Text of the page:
I love television. There, I said it. I used to be one of those television snobs who simply didn’t have time for such a small-minded diversion. Actually, in college, in the early 90s, I really didn’t have time for television, what with 21 credit hours and up to four jobs at a time. After college, watching television just wasn’t part of my routine, so it took a while for me to catch on.
Now it seems there is too much to watch. Of course, there is more to watch, with cable venturing into drama and comedy series, and the internet making shows from around the world accessible. It has been suggested that television writing has improved in the past several years, in part due to a broader supply of programming. Writing has become more sophisticated, and plots more involved.
So where to begin soaking up all that programming? With the pilots.
The pilot is almost a genre in itself. (I am using “pilot” to mean first episode, not necessarily the episode used to sell the show. I realize that, within the industry, there is a difference.) The very embodiment of ambition, a pilot attempts to encapsulate all the glory promised by a series into one 23- or 44-minute episode that says, “This is going to be a great show! Please give us a chance.”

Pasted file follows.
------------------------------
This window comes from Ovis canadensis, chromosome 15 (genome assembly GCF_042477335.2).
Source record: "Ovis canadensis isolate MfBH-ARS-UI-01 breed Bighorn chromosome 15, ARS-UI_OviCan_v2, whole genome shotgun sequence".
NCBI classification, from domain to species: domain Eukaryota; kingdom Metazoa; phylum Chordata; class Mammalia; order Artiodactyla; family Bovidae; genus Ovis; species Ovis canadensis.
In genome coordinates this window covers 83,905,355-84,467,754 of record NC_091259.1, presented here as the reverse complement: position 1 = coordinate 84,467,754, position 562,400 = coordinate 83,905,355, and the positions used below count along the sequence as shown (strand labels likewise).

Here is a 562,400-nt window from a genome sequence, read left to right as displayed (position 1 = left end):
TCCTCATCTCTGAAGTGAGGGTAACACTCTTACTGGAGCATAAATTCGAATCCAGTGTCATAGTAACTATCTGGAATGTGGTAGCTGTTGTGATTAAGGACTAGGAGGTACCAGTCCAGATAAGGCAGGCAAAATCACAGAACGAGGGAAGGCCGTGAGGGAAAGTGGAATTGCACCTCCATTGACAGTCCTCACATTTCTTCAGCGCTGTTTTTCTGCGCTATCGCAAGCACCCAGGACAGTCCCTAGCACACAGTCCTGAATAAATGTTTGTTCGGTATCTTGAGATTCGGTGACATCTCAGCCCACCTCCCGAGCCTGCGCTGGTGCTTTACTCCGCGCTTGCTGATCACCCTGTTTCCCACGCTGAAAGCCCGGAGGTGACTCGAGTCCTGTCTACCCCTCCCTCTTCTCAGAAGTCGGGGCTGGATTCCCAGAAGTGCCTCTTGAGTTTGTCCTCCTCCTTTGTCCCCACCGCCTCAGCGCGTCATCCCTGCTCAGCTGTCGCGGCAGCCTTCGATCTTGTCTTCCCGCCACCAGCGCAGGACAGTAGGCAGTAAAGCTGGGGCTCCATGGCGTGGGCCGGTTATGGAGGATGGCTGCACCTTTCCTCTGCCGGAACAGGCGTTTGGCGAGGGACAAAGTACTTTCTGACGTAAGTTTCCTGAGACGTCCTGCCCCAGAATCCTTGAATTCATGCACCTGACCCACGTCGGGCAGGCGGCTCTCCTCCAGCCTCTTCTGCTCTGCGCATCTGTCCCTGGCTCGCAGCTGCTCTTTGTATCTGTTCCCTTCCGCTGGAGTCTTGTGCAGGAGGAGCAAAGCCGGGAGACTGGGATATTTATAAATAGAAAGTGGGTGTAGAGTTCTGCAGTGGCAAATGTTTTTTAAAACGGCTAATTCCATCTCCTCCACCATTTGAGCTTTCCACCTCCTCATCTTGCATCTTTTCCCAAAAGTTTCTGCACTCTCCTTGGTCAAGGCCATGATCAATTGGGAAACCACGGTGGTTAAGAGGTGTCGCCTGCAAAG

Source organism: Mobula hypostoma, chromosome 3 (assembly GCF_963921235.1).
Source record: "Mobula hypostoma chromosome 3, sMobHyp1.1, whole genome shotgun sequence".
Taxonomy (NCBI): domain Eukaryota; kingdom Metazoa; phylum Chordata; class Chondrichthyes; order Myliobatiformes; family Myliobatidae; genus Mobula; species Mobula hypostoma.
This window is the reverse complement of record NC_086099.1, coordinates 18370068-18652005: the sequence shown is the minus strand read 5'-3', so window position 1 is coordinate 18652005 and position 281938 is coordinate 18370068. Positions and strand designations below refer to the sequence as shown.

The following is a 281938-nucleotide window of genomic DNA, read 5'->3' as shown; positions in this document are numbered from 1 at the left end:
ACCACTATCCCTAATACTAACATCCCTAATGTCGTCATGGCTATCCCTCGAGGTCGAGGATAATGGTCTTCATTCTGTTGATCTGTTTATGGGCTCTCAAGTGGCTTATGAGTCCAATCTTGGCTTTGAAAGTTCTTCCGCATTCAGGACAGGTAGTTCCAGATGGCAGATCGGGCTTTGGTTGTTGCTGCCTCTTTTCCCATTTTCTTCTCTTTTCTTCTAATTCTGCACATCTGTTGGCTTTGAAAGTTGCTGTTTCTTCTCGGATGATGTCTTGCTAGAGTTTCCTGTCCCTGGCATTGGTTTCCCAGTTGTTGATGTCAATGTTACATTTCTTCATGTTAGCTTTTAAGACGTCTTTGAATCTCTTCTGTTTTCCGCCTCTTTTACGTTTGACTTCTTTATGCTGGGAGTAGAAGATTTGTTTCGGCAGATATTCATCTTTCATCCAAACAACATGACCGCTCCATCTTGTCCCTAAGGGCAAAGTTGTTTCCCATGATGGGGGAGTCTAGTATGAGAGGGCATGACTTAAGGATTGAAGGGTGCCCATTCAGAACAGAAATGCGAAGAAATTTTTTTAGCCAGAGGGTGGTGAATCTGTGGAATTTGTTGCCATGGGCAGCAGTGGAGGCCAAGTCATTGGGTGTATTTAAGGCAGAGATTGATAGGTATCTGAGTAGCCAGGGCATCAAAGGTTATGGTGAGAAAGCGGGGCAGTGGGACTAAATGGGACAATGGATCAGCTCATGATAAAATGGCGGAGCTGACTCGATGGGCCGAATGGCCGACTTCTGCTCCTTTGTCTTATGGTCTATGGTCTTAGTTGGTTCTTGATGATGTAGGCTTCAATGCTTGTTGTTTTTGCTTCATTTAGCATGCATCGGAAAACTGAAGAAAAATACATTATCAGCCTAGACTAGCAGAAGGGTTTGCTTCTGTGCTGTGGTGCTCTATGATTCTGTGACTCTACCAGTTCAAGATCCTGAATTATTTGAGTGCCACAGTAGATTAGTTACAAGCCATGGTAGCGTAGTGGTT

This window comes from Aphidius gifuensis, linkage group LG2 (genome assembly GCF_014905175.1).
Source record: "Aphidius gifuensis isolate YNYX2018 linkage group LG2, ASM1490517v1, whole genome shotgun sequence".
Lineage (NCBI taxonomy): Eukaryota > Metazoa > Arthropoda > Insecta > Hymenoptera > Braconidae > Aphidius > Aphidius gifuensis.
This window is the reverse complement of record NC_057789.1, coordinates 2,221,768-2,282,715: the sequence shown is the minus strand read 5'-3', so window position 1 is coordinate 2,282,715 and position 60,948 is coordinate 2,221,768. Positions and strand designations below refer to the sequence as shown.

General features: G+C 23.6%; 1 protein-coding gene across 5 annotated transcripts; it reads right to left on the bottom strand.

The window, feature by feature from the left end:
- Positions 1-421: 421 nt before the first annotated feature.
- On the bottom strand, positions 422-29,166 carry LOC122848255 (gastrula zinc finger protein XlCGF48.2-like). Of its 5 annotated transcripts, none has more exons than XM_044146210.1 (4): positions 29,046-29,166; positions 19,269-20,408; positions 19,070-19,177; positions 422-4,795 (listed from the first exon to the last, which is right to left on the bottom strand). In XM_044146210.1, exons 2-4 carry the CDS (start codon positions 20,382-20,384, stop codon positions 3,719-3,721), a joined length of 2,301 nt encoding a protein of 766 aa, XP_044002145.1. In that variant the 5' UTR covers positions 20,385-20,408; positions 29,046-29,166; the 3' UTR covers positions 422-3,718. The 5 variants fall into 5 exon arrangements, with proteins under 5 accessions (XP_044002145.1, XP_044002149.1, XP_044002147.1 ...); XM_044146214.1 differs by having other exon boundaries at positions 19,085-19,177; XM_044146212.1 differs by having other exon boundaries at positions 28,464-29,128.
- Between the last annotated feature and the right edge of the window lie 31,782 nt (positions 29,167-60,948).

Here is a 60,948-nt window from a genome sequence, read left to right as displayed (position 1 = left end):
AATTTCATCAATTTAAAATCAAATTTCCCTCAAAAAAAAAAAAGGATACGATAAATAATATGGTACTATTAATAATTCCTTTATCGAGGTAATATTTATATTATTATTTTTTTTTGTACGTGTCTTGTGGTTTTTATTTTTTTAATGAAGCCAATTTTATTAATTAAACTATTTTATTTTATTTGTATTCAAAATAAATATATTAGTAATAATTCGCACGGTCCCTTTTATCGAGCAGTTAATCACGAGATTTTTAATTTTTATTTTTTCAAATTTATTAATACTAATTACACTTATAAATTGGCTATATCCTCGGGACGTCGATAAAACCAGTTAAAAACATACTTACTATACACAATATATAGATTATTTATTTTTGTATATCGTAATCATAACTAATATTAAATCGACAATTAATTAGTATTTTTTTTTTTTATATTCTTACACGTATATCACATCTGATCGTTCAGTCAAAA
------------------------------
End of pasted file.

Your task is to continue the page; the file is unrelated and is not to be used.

As a former English major, I love to dissect a written work. So that is what I intend to do with pilots. This is not a review site, per se; I will not give anything stars, thumbs, or tomatoes. I will voice opinions, but the aim is essentially to muse on the very nature of pilots—what makes a good start to a series, or a bad one, and what makes a good start to what turns out to be a flop, and vice-versa. So please enjoy Anatomy of a Pilot.